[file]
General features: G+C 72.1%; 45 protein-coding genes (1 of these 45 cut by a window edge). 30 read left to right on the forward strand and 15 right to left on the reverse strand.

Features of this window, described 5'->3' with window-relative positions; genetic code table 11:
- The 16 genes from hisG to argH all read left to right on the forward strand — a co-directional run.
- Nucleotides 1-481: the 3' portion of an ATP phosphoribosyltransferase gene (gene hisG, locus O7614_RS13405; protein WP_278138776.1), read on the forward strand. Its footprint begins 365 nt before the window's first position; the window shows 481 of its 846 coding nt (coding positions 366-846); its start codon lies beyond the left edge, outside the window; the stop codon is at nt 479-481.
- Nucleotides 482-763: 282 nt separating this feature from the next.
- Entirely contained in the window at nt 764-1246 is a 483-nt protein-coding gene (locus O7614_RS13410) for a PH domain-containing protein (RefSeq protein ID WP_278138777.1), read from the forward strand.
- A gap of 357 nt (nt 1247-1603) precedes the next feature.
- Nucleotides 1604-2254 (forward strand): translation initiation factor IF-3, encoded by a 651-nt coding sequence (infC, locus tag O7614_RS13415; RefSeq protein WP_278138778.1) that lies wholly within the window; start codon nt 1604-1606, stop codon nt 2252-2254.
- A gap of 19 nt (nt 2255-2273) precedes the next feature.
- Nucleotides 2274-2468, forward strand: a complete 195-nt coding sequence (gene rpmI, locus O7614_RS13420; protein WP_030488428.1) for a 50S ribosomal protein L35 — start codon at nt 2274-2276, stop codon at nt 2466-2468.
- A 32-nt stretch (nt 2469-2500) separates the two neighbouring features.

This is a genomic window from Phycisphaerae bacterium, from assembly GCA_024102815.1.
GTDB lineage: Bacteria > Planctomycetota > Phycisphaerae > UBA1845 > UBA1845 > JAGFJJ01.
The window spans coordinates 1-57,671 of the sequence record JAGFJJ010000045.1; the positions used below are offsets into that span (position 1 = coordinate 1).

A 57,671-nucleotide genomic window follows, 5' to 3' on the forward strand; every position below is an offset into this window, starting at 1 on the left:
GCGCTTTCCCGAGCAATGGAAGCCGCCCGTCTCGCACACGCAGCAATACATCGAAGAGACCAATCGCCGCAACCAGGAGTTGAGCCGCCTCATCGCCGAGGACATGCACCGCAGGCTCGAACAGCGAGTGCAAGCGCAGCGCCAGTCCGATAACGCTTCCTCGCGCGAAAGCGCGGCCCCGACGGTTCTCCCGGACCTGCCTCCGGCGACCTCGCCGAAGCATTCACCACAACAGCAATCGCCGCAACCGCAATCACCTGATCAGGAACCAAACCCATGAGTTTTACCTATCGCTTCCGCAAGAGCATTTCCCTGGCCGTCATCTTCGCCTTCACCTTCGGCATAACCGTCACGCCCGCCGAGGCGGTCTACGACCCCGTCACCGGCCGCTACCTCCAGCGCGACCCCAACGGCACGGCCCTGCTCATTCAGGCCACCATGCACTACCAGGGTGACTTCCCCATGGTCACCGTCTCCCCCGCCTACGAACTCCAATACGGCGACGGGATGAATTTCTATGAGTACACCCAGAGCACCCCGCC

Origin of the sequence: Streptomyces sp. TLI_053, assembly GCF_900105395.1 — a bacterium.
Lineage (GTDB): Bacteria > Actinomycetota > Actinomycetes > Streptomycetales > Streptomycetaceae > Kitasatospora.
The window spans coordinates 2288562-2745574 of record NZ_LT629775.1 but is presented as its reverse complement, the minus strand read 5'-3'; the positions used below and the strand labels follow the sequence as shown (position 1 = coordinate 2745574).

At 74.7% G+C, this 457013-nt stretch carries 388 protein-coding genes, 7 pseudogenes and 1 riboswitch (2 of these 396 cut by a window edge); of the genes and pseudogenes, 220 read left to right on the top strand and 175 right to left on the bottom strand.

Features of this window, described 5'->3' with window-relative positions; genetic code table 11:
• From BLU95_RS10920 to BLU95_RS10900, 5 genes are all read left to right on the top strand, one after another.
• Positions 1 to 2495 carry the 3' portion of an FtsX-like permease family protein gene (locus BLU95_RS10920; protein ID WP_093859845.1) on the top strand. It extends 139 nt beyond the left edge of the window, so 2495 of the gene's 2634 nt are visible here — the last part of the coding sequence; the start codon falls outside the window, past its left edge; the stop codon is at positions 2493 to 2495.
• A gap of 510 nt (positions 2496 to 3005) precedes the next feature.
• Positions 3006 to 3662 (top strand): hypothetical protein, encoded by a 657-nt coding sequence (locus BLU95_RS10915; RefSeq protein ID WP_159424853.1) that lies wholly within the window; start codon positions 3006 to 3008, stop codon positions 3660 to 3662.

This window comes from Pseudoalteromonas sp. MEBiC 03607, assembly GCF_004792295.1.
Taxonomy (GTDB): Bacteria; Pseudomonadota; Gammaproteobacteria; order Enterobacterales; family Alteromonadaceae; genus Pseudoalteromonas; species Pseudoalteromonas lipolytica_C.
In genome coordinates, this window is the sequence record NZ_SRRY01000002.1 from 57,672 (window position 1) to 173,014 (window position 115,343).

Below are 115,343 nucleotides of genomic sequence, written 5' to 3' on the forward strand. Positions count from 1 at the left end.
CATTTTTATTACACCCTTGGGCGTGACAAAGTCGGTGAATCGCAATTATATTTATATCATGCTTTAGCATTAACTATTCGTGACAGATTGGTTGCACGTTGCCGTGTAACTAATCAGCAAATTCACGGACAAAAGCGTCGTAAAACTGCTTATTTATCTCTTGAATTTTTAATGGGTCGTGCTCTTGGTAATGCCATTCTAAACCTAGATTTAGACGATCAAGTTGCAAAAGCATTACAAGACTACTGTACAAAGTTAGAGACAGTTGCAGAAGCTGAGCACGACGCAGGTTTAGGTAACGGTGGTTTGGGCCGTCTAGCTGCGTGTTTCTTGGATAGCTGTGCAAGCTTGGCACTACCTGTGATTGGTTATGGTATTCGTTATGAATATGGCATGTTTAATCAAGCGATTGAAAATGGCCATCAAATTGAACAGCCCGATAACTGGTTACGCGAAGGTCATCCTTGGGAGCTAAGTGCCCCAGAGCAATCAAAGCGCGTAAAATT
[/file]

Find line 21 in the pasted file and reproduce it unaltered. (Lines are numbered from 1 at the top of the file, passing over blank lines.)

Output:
Features of this window, described 5'->3' with window-relative positions; genetic code table 11: